Andra also insists at length on the small volume of highly radioactive and long-life waste, writing in the same report that highly radioactive waste represents only 0.2% of the total volume of nuclear waste while moderately radioactive waste represents 2.9% (p. 16). Their radioactivity, however, is alarming: though highly radioactive waste represents “only” 0.2% of the total volume, it does account for 94.9% of the total radioactivity. against 4.9% for moderately radioactive waste.
And while it might bring relief to think that moderate to high radioactive waste represent only a small fraction of the total volume (4,190 m3 and 42,900 m3 respectively across France), implying that it is more easily manageable, we must take into consideration that France does not currently have any structural long term solution to store them, as written in the footnote of the image above. In other words, whereas low to moderate (FMA-VC), low (FA-VL), and short to very short life (TFA and VTC) radioactive waste are managed and stored by sub-organizations (the CIRES and the CSA) at specific locations, France does not have the structural capacity to safely dispose of the most dangerous kinds of radioactive waste, which is, for now, either stocked where it is produced, or kept at the La Hague site while a monumental project, Cigéo, is still under construction.
Another semantic differentiation is here in effect: that of stocking (stocker) versus storing (entreposer). Although the difference may sound tenuous (after all, aren’t all stored nuclear waste also technically stocked, and vice versa?), is does matter insofar as storing highly radioactive nuclear waste in a facility not designed to permanently host this kind of waste is a dangerous gamble. This also gives an illusion of control of a substance which, by nature, easily evades our supervision.
The second caveat we must consider when we think of nuclear waste is historical, concerning the disposal of atomic tests’ remains. Indeed, though the nuclear industry seldom mentions it, the use of civil atomic energy has historically been entwined with the manufacturing of atomic bombs, particularly through the production of plutonium.1 And while plutonium can be “recycled” into a fuel for light-waster reactors (a fuel commonly referred to as Mixed oxide fuel, or MOX), this fuel can only be used once before being completely spent. Attending to the question of storing and stocking nuclear waste, then, must necessarily imply the history of atomic testing and the legacy of highly radioactive materials at the locus of these tests, predominantly situated on Indigenous lands.2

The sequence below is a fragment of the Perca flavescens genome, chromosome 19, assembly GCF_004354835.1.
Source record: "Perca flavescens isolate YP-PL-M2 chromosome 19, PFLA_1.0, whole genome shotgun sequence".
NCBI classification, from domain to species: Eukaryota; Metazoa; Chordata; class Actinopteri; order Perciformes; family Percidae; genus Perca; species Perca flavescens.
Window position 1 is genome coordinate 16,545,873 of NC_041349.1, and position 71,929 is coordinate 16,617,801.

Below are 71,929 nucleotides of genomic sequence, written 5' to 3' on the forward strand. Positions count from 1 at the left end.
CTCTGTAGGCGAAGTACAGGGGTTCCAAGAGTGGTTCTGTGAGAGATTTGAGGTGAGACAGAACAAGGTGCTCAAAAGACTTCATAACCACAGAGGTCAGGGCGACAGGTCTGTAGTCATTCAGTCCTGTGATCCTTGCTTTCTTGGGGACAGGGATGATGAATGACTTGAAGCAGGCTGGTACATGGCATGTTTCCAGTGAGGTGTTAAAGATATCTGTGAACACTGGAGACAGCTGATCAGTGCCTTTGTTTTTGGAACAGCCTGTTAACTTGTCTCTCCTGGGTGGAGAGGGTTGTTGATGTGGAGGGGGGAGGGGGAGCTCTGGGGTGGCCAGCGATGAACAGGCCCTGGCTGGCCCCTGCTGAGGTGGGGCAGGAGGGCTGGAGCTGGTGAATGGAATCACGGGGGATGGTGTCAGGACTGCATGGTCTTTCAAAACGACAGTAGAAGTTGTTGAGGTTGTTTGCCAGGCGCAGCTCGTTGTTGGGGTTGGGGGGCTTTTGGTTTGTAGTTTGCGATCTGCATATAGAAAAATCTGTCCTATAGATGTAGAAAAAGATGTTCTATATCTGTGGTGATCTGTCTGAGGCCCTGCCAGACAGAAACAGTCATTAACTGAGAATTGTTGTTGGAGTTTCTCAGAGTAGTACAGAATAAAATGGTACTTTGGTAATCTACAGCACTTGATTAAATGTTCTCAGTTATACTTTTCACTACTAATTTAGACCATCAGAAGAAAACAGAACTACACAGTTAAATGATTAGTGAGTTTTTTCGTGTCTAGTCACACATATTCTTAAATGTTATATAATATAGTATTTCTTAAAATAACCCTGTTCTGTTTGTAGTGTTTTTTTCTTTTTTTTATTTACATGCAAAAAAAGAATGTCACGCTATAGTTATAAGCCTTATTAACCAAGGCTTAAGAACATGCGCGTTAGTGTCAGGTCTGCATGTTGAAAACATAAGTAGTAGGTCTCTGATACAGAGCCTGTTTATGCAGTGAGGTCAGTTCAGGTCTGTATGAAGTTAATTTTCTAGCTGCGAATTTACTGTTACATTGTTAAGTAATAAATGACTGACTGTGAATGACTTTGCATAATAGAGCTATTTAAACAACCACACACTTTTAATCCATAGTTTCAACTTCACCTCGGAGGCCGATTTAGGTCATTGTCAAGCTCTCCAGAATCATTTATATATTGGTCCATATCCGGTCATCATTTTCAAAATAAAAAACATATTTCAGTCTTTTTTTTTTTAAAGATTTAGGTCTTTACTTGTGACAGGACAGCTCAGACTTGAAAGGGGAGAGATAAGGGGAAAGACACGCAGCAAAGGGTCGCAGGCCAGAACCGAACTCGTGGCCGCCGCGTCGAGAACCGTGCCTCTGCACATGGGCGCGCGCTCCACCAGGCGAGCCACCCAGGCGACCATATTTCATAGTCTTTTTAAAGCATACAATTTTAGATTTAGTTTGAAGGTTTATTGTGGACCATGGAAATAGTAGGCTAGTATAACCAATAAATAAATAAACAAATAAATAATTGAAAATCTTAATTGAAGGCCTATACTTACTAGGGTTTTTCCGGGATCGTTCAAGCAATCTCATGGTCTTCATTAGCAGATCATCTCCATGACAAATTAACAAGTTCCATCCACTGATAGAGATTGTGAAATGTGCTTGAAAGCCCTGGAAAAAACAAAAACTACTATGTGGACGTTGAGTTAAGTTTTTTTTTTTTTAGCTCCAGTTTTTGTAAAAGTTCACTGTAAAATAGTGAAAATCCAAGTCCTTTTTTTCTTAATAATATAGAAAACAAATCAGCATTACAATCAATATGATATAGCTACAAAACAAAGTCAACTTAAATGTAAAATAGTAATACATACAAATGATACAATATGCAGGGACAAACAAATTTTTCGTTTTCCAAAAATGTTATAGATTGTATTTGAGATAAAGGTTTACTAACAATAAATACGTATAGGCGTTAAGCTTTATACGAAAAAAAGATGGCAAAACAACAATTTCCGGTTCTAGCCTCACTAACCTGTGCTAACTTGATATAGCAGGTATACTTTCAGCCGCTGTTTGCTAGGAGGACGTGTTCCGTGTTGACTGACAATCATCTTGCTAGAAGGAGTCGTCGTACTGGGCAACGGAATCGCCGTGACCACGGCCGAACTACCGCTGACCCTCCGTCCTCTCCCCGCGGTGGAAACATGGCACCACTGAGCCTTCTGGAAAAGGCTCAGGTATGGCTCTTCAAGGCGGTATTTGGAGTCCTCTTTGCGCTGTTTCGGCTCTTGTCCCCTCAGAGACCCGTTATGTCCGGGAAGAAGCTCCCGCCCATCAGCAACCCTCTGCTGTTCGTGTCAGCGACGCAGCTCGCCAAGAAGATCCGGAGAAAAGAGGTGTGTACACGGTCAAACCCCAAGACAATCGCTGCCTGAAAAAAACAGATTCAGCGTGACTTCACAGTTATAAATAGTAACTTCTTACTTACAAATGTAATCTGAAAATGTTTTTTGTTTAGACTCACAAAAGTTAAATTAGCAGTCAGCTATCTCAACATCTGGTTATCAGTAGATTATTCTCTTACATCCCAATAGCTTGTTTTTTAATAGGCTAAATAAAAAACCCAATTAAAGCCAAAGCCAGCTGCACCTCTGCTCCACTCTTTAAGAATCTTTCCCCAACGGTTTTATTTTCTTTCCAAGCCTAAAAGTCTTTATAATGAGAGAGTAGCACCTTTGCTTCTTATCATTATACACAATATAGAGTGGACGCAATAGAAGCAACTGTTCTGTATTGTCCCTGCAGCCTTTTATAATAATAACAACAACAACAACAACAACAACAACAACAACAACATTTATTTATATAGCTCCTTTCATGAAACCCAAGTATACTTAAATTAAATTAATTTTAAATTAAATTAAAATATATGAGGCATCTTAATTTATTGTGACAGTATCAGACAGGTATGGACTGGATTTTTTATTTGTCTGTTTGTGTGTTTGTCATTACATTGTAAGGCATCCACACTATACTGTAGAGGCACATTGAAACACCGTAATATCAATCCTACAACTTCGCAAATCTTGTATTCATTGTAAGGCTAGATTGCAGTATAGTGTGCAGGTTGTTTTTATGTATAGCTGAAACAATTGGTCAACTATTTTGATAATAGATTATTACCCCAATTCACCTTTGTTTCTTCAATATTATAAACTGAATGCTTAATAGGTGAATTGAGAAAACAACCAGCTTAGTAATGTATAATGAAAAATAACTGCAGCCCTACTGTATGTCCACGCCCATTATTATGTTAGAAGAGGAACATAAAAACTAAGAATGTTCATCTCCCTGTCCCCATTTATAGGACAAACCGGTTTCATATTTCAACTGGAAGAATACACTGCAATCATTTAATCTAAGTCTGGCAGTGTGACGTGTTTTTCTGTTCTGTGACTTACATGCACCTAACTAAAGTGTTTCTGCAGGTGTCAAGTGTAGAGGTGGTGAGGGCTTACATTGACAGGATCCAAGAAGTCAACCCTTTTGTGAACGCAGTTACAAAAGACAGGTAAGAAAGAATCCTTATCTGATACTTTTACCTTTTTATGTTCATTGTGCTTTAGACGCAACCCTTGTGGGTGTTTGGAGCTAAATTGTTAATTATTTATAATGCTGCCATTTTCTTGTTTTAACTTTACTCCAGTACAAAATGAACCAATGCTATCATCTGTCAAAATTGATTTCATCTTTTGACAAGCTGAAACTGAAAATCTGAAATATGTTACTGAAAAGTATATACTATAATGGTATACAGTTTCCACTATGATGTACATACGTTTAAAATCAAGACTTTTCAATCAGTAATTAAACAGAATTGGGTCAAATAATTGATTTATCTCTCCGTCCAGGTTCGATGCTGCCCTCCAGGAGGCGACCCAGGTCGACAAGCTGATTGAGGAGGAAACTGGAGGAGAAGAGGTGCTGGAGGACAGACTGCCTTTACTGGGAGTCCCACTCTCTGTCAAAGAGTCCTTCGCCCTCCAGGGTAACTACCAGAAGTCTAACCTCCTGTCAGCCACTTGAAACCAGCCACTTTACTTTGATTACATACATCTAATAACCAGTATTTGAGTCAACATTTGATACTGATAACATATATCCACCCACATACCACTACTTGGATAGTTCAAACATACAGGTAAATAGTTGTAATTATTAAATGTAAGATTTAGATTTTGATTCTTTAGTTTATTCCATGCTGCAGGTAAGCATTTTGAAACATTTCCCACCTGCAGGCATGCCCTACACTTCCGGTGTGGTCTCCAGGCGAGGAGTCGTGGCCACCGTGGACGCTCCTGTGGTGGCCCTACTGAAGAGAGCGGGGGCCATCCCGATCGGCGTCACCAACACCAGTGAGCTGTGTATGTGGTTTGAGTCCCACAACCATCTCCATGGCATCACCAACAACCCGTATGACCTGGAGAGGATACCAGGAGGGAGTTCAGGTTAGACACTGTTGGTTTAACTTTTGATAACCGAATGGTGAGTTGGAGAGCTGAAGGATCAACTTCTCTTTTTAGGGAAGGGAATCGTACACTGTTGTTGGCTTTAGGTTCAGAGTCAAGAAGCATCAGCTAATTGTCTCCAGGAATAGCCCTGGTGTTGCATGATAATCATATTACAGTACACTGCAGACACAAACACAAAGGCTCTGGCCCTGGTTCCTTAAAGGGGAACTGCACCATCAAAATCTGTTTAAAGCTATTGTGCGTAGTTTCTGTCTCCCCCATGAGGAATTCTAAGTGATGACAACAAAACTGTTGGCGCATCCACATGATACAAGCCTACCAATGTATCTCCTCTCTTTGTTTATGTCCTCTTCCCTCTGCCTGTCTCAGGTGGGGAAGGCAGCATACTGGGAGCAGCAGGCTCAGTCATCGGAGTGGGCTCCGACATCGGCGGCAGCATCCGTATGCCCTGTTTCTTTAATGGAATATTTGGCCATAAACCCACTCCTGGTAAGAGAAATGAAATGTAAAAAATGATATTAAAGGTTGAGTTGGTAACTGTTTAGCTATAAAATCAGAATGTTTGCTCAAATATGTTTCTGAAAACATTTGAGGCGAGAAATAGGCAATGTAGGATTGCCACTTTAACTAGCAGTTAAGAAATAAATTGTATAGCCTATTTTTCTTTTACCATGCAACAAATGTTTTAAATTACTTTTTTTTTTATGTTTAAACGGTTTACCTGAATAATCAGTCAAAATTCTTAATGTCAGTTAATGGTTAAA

Thus, there are, across Oceania for instance, many sites where the highly radioactive remains of atomic tests continue to poison their surroundings. France is no exception: in the lagoons of Moruroa, Fangataufa, and Hao — the atolls at the center of French atomic tests in French occupied Polynesia — lie the remains of dozens of atomic tests conducted between 1966 and 1996. Multiple deep ocean immersion sites, too, are listed in the inventory of Andra but whose geographical coordinates are not communicated: that of Oscar, Novembre, and Hôtel sites where hundreds of “non-conditioned” (that is, raw) metric tons of highly radioactive waste were dumped. A similar management was practiced in Algeria where the remains of the 17 French atomic tests in the early 1960s where buried beneath the sands of the Sahara — data that is missing on Andra’s platform.
This historical entanglement remains largely ignored when matters of nuclear waste are discussed despite the risk these types of military waste pose, though we might suspect that secrecy is to blame.
1. Plutonium 239, a “waste” byproduct of nuclear power plants, has long been utilized in the composition of nuclear warheads. It is a byproduct in the sense that it is derived, through nuclear fission, from uranium 238. While 239Pu (as well as 240Pu, 241Pu, and 242Pu) is produced in nuclear fuel production factories, the plutonium utilized for nuclear weapons is generated in weapon-grade plants.
2. We should also acknowledge the presence of nuclear waste sites on Indigenous lands. The Hanford site, for example, one of the most radioactive waste sites in the continental United States, situated on the shored of the Columbia River, WA, continues to poison the water, the air, and the land of the Columbia basin — an area traditionally related to the Confederated Tribes of the Umatilla Indian Reservation, the Confederated Tribes and Bands of the Yakama Nation, and the Nez Perce Tribe. In Taiwan, on Orchid Island, the Tao people have long opposed the storage of highly radioactive nuclear waste on their traditional homelands, which began in the early 1980s.
Swyngedouw, Erik. “Apocalypse Forever? Post-political Populism and the Spectre of Climate Change.” Theory, Culture & Society, vol. 27, no. 2-3 (2010): pp. 213-232.
Van Wyck, Peter C. Signs of Danger. University of Minnesota Press, 2009.